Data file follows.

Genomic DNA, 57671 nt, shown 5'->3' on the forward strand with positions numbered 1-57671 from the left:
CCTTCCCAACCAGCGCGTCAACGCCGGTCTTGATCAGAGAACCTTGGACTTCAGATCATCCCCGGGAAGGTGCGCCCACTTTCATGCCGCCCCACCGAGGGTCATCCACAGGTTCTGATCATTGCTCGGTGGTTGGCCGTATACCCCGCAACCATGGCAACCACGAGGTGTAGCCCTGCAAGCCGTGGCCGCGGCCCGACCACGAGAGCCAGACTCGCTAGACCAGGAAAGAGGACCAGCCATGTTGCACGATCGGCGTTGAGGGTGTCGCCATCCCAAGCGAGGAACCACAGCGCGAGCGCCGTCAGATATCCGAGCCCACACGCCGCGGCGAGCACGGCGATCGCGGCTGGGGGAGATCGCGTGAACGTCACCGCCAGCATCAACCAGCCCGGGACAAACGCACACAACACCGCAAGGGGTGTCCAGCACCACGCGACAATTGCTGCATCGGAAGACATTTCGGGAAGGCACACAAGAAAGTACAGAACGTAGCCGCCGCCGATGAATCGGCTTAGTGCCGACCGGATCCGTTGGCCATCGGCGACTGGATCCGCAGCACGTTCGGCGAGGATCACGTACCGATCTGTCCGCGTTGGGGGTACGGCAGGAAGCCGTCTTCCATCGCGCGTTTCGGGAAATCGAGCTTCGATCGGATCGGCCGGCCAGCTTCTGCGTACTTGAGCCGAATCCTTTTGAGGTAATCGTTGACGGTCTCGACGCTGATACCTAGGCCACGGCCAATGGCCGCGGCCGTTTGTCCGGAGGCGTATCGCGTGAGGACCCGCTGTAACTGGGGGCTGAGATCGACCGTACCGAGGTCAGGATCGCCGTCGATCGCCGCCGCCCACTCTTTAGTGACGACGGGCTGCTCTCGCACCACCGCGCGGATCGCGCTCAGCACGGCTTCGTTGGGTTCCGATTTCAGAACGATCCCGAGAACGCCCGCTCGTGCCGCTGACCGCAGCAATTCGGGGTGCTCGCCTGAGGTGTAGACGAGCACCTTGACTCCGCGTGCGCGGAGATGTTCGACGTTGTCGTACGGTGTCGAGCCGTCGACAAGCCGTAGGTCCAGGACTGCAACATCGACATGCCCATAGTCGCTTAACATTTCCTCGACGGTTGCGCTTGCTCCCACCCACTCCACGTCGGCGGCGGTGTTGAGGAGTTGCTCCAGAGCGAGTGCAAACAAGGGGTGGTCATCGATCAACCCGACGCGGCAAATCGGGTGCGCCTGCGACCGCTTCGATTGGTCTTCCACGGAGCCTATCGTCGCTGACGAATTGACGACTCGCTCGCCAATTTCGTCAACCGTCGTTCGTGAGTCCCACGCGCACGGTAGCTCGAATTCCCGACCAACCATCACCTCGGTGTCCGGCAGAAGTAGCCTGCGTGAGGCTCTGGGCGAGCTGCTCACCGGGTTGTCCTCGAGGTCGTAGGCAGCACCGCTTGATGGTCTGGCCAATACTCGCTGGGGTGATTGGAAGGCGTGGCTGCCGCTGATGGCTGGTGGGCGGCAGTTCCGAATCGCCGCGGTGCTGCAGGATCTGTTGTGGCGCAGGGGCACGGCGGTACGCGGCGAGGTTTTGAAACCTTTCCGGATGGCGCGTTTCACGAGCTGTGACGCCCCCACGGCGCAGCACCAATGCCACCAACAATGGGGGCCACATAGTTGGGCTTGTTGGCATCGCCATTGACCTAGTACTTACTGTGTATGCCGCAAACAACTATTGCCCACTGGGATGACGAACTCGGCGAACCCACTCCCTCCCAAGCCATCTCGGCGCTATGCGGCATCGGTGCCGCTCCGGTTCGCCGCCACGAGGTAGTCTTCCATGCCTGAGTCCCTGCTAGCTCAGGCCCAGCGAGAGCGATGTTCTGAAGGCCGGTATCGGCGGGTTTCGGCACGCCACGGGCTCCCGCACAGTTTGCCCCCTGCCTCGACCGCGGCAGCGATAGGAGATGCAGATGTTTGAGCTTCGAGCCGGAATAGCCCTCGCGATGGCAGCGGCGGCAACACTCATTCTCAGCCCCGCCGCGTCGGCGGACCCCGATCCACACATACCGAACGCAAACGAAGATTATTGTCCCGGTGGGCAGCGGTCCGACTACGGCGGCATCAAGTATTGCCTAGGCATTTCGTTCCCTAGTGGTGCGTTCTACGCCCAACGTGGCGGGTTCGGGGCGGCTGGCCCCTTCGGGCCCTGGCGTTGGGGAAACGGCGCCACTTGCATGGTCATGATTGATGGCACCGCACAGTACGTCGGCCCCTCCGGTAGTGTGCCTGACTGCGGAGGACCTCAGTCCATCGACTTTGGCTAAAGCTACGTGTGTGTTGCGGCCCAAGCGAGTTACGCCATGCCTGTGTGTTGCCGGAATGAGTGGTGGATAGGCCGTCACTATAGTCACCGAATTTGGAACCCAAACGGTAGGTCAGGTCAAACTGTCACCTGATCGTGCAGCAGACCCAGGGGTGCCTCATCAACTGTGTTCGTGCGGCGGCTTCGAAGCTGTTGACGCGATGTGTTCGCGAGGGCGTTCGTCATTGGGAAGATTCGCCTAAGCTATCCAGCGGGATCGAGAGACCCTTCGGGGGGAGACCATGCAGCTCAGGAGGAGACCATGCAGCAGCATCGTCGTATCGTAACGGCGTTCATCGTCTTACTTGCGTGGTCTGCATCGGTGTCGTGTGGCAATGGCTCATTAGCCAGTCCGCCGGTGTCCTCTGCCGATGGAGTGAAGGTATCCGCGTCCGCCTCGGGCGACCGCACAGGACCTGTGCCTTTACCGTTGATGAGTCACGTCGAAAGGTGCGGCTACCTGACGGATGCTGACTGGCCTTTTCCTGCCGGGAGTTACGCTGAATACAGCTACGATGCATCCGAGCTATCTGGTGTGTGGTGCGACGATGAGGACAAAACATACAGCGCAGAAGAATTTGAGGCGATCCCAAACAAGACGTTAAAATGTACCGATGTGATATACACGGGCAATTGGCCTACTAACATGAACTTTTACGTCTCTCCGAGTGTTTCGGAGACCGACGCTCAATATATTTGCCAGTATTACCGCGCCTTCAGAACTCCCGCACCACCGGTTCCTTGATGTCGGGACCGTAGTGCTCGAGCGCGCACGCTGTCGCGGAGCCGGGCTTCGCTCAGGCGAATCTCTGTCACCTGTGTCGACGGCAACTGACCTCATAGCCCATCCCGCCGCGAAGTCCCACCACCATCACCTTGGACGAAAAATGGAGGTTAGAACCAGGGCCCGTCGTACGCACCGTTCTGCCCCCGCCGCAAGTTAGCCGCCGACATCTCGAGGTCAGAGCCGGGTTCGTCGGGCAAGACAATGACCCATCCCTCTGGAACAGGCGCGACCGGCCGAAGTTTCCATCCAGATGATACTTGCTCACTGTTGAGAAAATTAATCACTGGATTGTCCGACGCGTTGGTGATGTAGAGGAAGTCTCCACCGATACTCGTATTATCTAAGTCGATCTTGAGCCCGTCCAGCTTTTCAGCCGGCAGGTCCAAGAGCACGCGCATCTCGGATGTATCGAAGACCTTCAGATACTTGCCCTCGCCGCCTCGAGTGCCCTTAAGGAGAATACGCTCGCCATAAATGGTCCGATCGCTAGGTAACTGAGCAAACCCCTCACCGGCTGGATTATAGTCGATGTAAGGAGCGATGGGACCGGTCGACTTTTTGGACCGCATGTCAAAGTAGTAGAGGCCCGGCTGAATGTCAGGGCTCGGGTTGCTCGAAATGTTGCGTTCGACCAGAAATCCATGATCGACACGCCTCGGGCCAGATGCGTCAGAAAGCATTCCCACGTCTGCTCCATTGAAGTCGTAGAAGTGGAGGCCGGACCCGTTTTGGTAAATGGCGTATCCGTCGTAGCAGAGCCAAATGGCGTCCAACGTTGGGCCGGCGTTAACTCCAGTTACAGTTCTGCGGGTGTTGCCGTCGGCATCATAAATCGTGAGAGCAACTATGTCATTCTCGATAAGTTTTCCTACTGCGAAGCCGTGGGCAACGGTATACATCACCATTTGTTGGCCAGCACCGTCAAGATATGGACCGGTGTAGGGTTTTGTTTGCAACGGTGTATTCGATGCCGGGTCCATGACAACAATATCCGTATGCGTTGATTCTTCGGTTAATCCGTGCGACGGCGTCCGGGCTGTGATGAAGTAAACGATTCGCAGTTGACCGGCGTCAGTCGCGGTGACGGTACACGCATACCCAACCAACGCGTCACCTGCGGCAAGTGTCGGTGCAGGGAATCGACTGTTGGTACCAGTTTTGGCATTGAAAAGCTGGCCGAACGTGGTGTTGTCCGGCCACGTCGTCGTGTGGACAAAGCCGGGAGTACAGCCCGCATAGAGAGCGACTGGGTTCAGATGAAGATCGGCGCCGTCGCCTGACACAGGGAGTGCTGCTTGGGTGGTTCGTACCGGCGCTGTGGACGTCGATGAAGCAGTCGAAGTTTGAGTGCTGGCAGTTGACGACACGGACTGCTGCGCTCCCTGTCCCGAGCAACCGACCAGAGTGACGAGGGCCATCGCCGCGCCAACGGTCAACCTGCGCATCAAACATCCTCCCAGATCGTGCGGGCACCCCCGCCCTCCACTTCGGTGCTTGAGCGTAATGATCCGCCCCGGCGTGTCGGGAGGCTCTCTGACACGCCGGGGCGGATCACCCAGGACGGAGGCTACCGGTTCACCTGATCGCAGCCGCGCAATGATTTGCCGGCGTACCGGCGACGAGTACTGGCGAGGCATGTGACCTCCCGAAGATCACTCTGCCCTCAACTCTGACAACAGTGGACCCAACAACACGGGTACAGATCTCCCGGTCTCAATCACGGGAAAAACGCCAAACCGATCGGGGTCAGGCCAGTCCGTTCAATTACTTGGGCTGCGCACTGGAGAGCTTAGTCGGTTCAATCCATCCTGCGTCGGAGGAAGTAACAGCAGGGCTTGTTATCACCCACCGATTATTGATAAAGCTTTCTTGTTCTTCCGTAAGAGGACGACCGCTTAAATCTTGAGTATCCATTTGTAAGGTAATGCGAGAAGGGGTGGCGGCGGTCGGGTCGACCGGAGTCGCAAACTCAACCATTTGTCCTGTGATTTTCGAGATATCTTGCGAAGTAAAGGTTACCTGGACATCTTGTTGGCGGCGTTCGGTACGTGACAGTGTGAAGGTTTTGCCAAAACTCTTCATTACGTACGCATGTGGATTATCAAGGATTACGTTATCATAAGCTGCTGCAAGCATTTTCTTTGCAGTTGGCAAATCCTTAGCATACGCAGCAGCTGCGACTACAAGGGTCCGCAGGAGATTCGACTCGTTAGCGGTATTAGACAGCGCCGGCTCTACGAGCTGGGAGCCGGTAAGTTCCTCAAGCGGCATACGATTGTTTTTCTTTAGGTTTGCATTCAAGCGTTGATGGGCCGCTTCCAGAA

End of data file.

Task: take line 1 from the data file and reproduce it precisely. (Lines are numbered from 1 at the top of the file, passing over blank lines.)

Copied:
Genomic DNA, 57671 nt, shown 5'->3' on the forward strand with positions numbered 1-57671 from the left: